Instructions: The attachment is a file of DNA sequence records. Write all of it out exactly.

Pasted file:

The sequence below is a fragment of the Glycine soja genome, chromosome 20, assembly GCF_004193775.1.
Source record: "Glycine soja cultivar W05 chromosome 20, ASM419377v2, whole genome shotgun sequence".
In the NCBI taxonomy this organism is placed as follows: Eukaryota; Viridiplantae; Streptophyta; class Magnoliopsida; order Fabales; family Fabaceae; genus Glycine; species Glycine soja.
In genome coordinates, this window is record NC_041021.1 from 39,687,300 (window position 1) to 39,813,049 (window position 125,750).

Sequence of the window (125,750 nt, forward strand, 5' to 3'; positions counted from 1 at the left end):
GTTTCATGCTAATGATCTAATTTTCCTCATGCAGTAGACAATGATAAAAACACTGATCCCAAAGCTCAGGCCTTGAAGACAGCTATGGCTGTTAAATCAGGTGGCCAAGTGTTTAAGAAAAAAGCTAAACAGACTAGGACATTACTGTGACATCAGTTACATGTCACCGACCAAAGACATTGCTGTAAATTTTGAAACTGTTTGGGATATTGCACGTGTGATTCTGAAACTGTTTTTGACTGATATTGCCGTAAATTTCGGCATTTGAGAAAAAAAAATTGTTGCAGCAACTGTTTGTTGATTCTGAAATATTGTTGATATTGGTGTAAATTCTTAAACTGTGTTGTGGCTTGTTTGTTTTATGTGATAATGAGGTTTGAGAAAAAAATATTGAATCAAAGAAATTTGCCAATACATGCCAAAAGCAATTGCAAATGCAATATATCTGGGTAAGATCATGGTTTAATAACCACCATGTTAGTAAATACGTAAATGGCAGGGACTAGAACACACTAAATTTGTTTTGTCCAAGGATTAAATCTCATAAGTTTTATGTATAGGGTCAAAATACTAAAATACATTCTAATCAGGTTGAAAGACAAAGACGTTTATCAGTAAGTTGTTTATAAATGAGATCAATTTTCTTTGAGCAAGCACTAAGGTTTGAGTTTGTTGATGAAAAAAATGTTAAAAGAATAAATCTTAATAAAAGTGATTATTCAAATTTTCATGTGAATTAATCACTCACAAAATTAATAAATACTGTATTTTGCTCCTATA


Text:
The sequence below is a fragment of the Glycine soja genome, chromosome 20, assembly GCF_004193775.1.
Source record: "Glycine soja cultivar W05 chromosome 20, ASM419377v2, whole genome shotgun sequence".
In the NCBI taxonomy this organism is placed as follows: Eukaryota; Viridiplantae; Streptophyta; class Magnoliopsida; order Fabales; family Fabaceae; genus Glycine; species Glycine soja.
In genome coordinates, this window is record NC_041021.1 from 39,687,300 (window position 1) to 39,813,049 (window position 125,750).

Sequence of the window (125,750 nt, forward strand, 5' to 3'; positions counted from 1 at the left end):
GTTTCATGCTAATGATCTAATTTTCCTCATGCAGTAGACAATGATAAAAACACTGATCCCAAAGCTCAGGCCTTGAAGACAGCTATGGCTGTTAAATCAGGTGGCCAAGTGTTTAAGAAAAAAGCTAAACAGACTAGGACATTACTGTGACATCAGTTACATGTCACCGACCAAAGACATTGCTGTAAATTTTGAAACTGTTTGGGATATTGCACGTGTGATTCTGAAACTGTTTTTGACTGATATTGCCGTAAATTTCGGCATTTGAGAAAAAAAAATTGTTGCAGCAACTGTTTGTTGATTCTGAAATATTGTTGATATTGGTGTAAATTCTTAAACTGTGTTGTGGCTTGTTTGTTTTATGTGATAATGAGGTTTGAGAAAAAAATATTGAATCAAAGAAATTTGCCAATACATGCCAAAAGCAATTGCAAATGCAATATATCTGGGTAAGATCATGGTTTAATAACCACCATGTTAGTAAATACGTAAATGGCAGGGACTAGAACACACTAAATTTGTTTTGTCCAAGGATTAAATCTCATAAGTTTTATGTATAGGGTCAAAATACTAAAATACATTCTAATCAGGTTGAAAGACAAAGACGTTTATCAGTAAGTTGTTTATAAATGAGATCAATTTTCTTTGAGCAAGCACTAAGGTTTGAGTTTGTTGATGAAAAAAATGTTAAAAGAATAAATCTTAATAAAAGTGATTATTCAAATTTTCATGTGAATTAATCACTCACAAAATTAATAAATACTGTATTTTGCTCCTATA